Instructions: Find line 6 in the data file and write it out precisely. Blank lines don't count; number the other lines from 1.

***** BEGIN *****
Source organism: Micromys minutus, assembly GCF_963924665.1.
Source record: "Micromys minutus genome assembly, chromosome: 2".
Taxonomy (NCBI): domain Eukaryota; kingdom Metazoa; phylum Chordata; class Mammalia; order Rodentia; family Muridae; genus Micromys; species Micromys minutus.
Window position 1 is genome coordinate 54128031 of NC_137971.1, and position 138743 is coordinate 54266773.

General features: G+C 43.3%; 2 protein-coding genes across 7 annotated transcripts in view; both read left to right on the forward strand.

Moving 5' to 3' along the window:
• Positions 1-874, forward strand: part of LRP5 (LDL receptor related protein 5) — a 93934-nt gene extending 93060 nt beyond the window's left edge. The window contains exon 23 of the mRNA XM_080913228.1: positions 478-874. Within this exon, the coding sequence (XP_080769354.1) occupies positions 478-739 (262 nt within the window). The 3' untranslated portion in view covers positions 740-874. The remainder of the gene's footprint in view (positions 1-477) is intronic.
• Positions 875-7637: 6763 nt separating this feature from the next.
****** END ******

Moving 5' to 3' along the window: